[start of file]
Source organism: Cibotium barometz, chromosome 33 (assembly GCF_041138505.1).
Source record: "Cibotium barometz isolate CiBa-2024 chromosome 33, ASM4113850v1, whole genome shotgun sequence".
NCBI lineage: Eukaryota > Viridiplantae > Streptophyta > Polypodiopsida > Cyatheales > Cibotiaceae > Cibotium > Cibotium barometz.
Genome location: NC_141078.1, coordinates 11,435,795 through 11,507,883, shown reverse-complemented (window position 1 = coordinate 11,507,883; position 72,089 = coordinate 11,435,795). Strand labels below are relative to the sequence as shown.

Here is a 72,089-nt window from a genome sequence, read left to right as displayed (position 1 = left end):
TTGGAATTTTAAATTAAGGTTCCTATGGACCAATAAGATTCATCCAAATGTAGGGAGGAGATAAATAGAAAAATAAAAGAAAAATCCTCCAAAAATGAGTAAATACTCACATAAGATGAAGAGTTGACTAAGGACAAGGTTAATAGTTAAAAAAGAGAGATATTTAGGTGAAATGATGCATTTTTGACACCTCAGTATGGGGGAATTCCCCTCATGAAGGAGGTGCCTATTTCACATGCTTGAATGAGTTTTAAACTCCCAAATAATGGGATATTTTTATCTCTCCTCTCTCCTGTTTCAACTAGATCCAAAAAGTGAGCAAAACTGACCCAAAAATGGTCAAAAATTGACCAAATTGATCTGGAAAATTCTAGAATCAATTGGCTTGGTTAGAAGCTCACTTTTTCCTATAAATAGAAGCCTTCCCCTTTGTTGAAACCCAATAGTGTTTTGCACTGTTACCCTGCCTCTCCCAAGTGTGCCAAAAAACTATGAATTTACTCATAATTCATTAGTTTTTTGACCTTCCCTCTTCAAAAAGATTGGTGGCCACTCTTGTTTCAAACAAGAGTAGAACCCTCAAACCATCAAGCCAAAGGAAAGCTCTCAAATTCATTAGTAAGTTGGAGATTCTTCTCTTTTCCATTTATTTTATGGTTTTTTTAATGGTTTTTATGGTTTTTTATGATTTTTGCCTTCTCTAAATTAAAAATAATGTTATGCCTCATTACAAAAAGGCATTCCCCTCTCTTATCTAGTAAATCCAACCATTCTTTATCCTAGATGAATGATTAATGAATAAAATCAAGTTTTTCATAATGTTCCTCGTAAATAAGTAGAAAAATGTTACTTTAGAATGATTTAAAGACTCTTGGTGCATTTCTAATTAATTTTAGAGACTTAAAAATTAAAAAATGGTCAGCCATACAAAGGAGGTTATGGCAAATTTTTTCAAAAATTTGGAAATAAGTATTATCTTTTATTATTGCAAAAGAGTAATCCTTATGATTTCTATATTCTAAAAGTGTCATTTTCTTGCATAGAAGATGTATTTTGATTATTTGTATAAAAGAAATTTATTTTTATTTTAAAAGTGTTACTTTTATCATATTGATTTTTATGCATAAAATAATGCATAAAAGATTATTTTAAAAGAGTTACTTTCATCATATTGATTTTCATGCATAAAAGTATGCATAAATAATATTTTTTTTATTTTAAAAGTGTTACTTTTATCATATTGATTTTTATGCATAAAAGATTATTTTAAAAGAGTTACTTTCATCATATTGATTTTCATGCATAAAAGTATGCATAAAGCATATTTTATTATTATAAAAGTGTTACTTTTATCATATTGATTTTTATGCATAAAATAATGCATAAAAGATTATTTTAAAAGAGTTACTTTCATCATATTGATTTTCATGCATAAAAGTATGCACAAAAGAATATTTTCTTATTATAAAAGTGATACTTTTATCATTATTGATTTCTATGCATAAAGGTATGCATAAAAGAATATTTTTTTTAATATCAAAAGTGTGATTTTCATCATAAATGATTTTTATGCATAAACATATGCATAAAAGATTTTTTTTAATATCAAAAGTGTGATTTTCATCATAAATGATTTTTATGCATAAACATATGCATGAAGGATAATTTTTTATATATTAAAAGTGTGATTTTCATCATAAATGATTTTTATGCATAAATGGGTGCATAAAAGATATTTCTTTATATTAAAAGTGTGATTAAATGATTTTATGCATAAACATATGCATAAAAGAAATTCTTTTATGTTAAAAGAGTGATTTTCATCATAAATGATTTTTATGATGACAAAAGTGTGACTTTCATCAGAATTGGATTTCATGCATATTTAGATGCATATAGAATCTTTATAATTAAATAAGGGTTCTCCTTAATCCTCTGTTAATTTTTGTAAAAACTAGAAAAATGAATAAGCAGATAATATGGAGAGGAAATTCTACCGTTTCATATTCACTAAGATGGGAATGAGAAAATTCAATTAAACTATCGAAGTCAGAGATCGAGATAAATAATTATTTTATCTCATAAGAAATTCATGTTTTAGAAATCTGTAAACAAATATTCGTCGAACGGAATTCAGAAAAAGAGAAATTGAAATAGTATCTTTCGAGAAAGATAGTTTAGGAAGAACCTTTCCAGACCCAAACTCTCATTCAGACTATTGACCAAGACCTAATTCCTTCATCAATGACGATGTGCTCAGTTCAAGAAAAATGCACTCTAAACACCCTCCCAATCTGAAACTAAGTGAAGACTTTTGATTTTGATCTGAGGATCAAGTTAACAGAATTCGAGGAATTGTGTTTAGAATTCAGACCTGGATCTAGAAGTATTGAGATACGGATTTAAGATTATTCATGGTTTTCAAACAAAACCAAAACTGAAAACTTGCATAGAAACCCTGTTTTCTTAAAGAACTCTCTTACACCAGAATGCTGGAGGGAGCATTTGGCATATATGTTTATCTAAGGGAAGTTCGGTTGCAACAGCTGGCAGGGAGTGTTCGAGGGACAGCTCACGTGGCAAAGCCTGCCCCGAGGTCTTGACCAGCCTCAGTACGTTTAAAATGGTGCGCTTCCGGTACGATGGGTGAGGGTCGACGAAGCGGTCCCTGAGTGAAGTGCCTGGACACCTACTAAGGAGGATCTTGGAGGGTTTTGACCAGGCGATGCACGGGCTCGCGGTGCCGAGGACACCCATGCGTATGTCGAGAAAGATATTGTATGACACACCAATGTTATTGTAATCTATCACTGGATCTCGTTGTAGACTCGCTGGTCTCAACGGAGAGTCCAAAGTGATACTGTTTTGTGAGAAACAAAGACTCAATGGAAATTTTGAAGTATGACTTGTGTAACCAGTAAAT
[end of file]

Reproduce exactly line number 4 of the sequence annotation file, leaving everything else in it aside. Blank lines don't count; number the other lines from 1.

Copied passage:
Genome location: NC_141078.1, coordinates 11,435,795 through 11,507,883, shown reverse-complemented (window position 1 = coordinate 11,507,883; position 72,089 = coordinate 11,435,795). Strand labels below are relative to the sequence as shown.